A Year of Transitions

Carolina alumni and friends should remain proud of Carolina’s achievements, resolute about our challenges, saddened by the passing of those who served us so well and inspired by the legacy of Carolina’s first 229 years.

Among the many whose 2022 passing we mourned were:

  • GAA Faculty Service Award recipients Judith Wegner, Jo Anne Earp, and Fred Brooks;
  • Former GAA Board chairs Ferg Norton ’61 and Betty Ray McCain ’52;
  • Professors Townsend Ludington, John Pringle, Kenneth Reckford, Stafford Wing, William Peck and Royce Murray;
  • Leading cardiothoracic surgeon and former UNC football player Joseph Craver ’63 (’67 MD);
  • Former owner of Cats Cradle and founder of Dead Mule Club David Robert ’71;
  • Distinguished Alumna/Alumnus Award recipients Louise Fletcher ’57, Eli Evans ’58 and Walter Dellinger ’63;
  • Robertson Scholars Program benefactor Julian Robertson Jr. ’55;
  • Philanthropists Charles Loudermilk Sr. ’50 and Van Weatherspoon ’54;
  • Davie Award recipient Frank Daniels Jr. ’53;
  • All-American basketball player Lennie Rosenbluth ’57;
  • Former UNC track star, vice chancellor and president of the University of South Alabama Tony Waldrop ’74 (’80 MA ’82 PhD);
  • UNC men’s basketball MVP Ademola Okulaja ’99; and
  • Martha Vena Flowers, the first Black faculty member in the music department.

Senior officials who stepped down are Terry Magnuson, vice chancellor for research; David Routh ’82, vice chancellor for development; Doug Shackelford ’80, dean of Kenan-Flagler Business School; Mike Smith, dean of the School of Government; and Suzanne Barbour, dean of the Graduate School. A search was launched for my successor.

Astrophysicist Chris Clemens became provost, Kamrhan Farwell  vice chancellor for communications, and Michael Andreasen vice chancellor for development. Jason McGrath became associate provost and director of undergraduate admissions while Rachelle Feldman became associate provost for enrollment. Christi Hurt ’93 became chancellor Kevin Guskiewicz’s chief of staff, and Amy Hertel ’97 became executive vice provost. New deans are Jim White (College of Arts and Sciences), Janet Guthmiller (Adams School of Dentistry), Nancy Messonnier (Gillings School of Global Public Health), Raul Reis (Hussman School of Journalism and Media), Valerie Howard (School of Nursing), Beth Mayer-Davis (Graduate School), and Stanley Ahalt (School of Data Science and Society).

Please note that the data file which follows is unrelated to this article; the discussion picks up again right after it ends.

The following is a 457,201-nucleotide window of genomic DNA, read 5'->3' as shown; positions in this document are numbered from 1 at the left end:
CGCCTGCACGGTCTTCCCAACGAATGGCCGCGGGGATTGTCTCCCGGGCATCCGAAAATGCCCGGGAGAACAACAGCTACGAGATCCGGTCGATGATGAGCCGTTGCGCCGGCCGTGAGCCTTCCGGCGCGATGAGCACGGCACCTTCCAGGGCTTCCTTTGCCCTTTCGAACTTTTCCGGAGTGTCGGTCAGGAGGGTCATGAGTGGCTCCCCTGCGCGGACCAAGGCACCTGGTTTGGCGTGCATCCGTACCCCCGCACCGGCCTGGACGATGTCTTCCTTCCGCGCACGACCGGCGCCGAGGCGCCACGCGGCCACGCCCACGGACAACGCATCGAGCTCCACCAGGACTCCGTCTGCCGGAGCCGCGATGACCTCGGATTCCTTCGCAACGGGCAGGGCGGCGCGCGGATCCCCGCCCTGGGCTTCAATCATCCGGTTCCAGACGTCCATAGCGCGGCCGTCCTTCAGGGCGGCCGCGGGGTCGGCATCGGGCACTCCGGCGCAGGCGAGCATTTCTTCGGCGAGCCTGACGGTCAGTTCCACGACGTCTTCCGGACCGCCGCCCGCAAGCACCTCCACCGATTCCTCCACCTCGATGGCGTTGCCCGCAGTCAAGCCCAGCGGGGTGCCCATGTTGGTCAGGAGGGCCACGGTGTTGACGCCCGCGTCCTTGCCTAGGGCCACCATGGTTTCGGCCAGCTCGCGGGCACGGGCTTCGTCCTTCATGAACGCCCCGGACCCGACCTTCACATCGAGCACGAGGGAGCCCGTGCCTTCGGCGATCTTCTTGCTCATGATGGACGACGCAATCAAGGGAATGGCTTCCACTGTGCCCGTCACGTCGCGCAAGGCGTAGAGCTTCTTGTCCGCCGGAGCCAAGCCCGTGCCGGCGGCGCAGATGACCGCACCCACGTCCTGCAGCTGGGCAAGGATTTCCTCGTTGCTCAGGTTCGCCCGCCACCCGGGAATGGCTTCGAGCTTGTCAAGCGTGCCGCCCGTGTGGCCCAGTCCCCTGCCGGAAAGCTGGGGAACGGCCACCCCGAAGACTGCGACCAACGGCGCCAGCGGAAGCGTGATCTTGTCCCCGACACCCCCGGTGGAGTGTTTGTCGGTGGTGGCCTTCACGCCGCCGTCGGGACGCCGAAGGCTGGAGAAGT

The Campaign for Carolina concluded, with $798 million raised in 2021–22. By mid-November, donations and pledges totaled $5,015,019,705 — 118 percent of the goal with 99 percent of time elapsed. Throughout the campaign’s eight-plus years, gifts have come from 218,070 donors. Of the dollars that came from alumni, 85 percent came from Carolina Alumni members, again affirming that informed and involved alumni are also most likely to invest in Carolina.

Undergraduate admissions applications increased to 57,219 — up 6 percent from last year. Carolina welcomed 5,340 new undergraduates, including 4,440 first-year students.

The Carolina Coffee Shop celebrated its 100th anniversary, and the Tar Heels prompted the storming of Franklin Street twice with historic victories in Durham and New Orleans.

Men’s basketball set records with the 21st Final 4 and 131 NCAA tournament wins. Eighteen teams scored a perfect 1,000 in the NCAA’s Academic Progress Rates, and for the fourth consecutive year set the record for highest graduation success rates. 421 student-athletes were on the ACC Academic Honor Roll. Three teams — field hockey, women’s lacrosse and baseball — were ACC champions. Eight teams finished in the top 10 in NCAA postseason play. Chris Gray (men’s lacrosse), Sam Howell (football) and Jamie Ortega (women’s lacrosse) won Patterson Medals. Hall of Fame coach Jenny Levy led women’s lacrosse to an undefeated season and its third NCAA championship. In her 42nd year as UNC’s field hockey coach, Karen Shelton also led her team to an undefeated season and a record 10th NCAA championship. Field hockey’s Erin Matson ’22 became the ACC’s career points leader. Women’s tennis player Fiona Crawley became the first woman since 2016 to win both ITA fall majors in the same season. Carolina’s 28-sport athletics program finished sixth in the Directors’ Cup.

The Student Affairs building was named for Henry Owl ’29 (MA), Carolina’s first American Indian student; and a residence hall was named for Hortense McClinton, Carolina’s first Black professor. The state’s cancer hospital is now called the North Carolina Basnight Cancer Hospital in honor of Marc Basnight, the longest-serving Senate president pro tempore. The UNC National Pan-Hellenic Legacy Plaza was unveiled to celebrate historically African American fraternities and sororities at Carolina.

Journalist and author Frank Bruni ’86 was the May commencement speaker as new graduates were joined in Kenan Stadium by the 50th reunion classes of 1970 (delayed by COVID) and 1972. New research awards again reached an all-time record: $1.2 billion.

Carolina remains among the top universities in the latest rankings: U.S. News & World Report listed Carolina 5th among public universities for the 22nd consecutive year and the best value among public universities for the 18th time. The Wall Street Journal/Times Higher Education 2022 College Rankings named Carolina the No. 1 public college in the South, 3rd among all U.S. public universities and 33rd among both public and private universities. Kiplinger’s Personal Finance ranked Carolina the No. 1 best value in U.S. public higher education for the 18th time.

If Carolina’s first 229 years are a prelude, we can anticipate the year ahead will again bring achievements, occasions for celebration as well as sadness and disappointment, and most especially challenges — many of which remain yet unknown.

Yours at Carolina,

Doug signature





Douglas S. Dibbert ’70

Share via: